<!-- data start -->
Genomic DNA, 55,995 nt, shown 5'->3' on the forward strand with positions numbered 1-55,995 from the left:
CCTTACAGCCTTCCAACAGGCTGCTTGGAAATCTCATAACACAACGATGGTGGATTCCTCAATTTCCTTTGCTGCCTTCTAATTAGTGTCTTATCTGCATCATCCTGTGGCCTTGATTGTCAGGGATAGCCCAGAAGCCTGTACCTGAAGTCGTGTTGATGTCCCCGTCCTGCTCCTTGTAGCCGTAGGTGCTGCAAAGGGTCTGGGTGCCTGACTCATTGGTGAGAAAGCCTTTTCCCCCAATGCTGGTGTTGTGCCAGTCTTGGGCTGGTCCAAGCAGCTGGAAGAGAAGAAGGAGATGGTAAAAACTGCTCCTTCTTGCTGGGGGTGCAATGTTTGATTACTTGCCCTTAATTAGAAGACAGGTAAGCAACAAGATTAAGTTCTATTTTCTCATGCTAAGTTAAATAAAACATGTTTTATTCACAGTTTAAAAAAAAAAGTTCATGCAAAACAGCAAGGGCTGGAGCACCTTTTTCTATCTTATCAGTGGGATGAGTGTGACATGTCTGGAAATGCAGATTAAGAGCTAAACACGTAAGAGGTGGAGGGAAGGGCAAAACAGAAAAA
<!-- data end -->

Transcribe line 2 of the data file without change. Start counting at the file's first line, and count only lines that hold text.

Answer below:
CCTTACAGCCTTCCAACAGGCTGCTTGGAAATCTCATAACACAACGATGGTGGATTCCTCAATTTCCTTTGCTGCCTTCTAATTAGTGTCTTATCTGCATCATCCTGTGGCCTTGATTGTCAGGGATAGCCCAGAAGCCTGTACCTGAAGTCGTGTTGATGTCCCCGTCCTGCTCCTTGTAGCCGTAGGTGCTGCAAAGGGTCTGGGTGCCTGACTCATTGGTGAGAAAGCCTTTTCCCCCAATGCTGGTGTTGTGCCAGTCTTGGGCTGGTCCAAGCAGCTGGAAGAGAAGAAGGAGATGGTAAAAACTGCTCCTTCTTGCTGGGGGTGCAATGTTTGATTACTTGCCCTTAATTAGAAGACAGGTAAGCAACAAGATTAAGTTCTATTTTCTCATGCTAAGTTAAATAAAACATGTTTTATTCACAGTTTAAAAAAAAAAGTTCATGCAAAACAGCAAGGGCTGGAGCACCTTTTTCTATCTTATCAGTGGGATGAGTGTGACATGTCTGGAAATGCAGATTAAGAGCTAAACACGTAAGAGGTGGAGGGAAGGGCAAAACAGAAAAA